Calvin began to teach a doctrine called predestination. Yes, he argued, faith is how man is saved. However, the question of who truly has faith or not is settled by God before birth. A man is either saved or damned, by God’s incomprehensible will, before man is ever born.

It might seem like Calvin’s doctrine doesn’t settle the question. This is rather complex, but I’ll discuss some theological premises. If you are Catholic or Calvinistic, sorry, I’m not critiquing your beliefs per se. I’m referring exclusively to political consequences of ideological paradigms. However you understand your doctrines spiritually is not my concern.

Around just before Rome fell, its major religion was a much more varied Christianity than the one we know today. Orthodoxy had not at all been settled upon, and there were competing notions within the faith (although the Roman Church spent a millennium destroying and altering evidence to create the impression of consistent orthodoxy). One major point of contention (we are before the era of “schisms”) was over the question of sin and human agency.

Christianity says that man sins, but God’s grace through Christ saves. Instead of dying, maybe going to hell, man can live forever in paradise. Sin is the obstacle. Sin is immoral acts, which are disobedient respective to God’s commands.

In ancient times there was a question: since sin means disobeying God, and man’s guilt comes through sinning, doesn’t that imply man has an alternative of not sinning? If God gives a command, doesn’t it mean that man could choose to obey it? Moreover, though perhaps very unlikely, is it technically possible for a man to go through life without ever sinning? In other words, should Christians actively try to not sin, or is it hopeless, and instead man should just go to church and get saved automatically there.

A faction led by one “Pelagius” argued that Christ’s salvation empowers moral agency. By covering our mistakes, Christ makes it worth our time to try to be good people. If we are, like, 98% good, thanks to solid effort, then we’ll be alright even if we screw up a little.  Thus, Christians must try to be morally good.

In contrast, Augustine argued that man is born with sin (this original sin doctrine thus officially appearing hundreds of years after Christ), and so we can’t really try to be morally good or not. It is through the church and its sacraments than man is saved, and the authority of its priests.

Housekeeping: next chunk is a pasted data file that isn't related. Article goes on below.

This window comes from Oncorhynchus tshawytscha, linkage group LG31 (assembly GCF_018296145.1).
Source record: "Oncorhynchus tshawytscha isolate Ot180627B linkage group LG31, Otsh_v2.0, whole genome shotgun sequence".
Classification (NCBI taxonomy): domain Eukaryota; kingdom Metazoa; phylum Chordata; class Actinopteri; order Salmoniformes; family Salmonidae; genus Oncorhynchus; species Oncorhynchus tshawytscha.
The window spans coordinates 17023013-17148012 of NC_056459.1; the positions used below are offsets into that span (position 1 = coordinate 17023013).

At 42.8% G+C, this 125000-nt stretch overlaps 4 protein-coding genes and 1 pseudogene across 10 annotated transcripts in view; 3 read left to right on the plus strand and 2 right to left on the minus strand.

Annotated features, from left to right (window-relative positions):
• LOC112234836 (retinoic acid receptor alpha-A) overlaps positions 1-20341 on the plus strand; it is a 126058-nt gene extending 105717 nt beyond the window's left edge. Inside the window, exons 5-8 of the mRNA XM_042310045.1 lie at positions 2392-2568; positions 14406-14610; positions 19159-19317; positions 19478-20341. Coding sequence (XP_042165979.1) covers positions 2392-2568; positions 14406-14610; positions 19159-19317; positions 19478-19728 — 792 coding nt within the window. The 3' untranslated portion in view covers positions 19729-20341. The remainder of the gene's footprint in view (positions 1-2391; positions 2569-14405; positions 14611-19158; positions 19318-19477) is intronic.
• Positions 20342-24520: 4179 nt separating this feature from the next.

Another issue relevant to this argument was a controversy over whether lousy, sinful, hypocrite priests should be defrocked, or be allowed to stay in authority. Naturally, many argued that sinning priests were unworthy of their station. The official doctrine which emerged, of course, let sinful priests keep their positions.

What matters about Augustine’s debate with Pelagius, politically, is that it coincided with the shift within Roman civilization from classical urban living to feudal country living. Augustine provided the ideological basis which subjugated serfs to their feudal lords. It created a “natural order” in which human agency is dissolved, and peasants are born meant to fulfill a role assigned to them by God, and wait out mortal toil for the promised paradise. They didn’t have to be good people, exactly, they just had to stay in their roles. If they sinned, come confess, and go back to being a loyal peasant.

Thus, the doctrine of sin within creedal Christianity was used in conjunction with political subjugation and conformity to social expectations.

With Protestantism, those social expectations were overthrown. The bishop was kicked out. Merchant classes ascended to power. People became uppity.

John Calvin invented a perfect legalistic buffer to rising disorder.

Catholicism, through Augustine, robbed man of much of his agency. Nevertheless, there was still some agency which remained: the choice to fulfill one’s assigned social role or not. Catholic rule wasn’t absolute, but it did work to preserve broad social structures and the order they provided.

With Calvinism, the moral authority of the municipal council had to be established. Christianity already disassociated sin and salvation from human agency. None of your discrete actions would correlate to your soul’s status. Salvation came because of power structures which were bigger than you. But Protestantism overthrew these.

Would Calvin restore man’s moral agency? Of course not! How can the city conscript soldiers in that context?

Instead, Calvin said that man has absolutely no control over his own salvation, and moreover many if not most men are doomed to burn in hell eternally.

Calvin’s system introduced a key feature: doubt (only an evil genius lawyer mind could arrive here). Suddenly, man could not be assured of his own salvation. Thus, he was plunged into a perpetual state of fear, and an absolute lack of agency.

This was legally brilliant because it gave the state absolute moral authority. The trick was that, although in this doctrine people were not capable of moral agency, they were still required to be moral. It was still a religious requirement for people to follow moral and religious law. Some people, by virtue of God’s incomprehensible will, would be blessed to be righteous enough to consistently follow that law. Others, the majority, would inevitably sin. Thus, the duty of the righteous was to enforce moral law upon the unrighteous.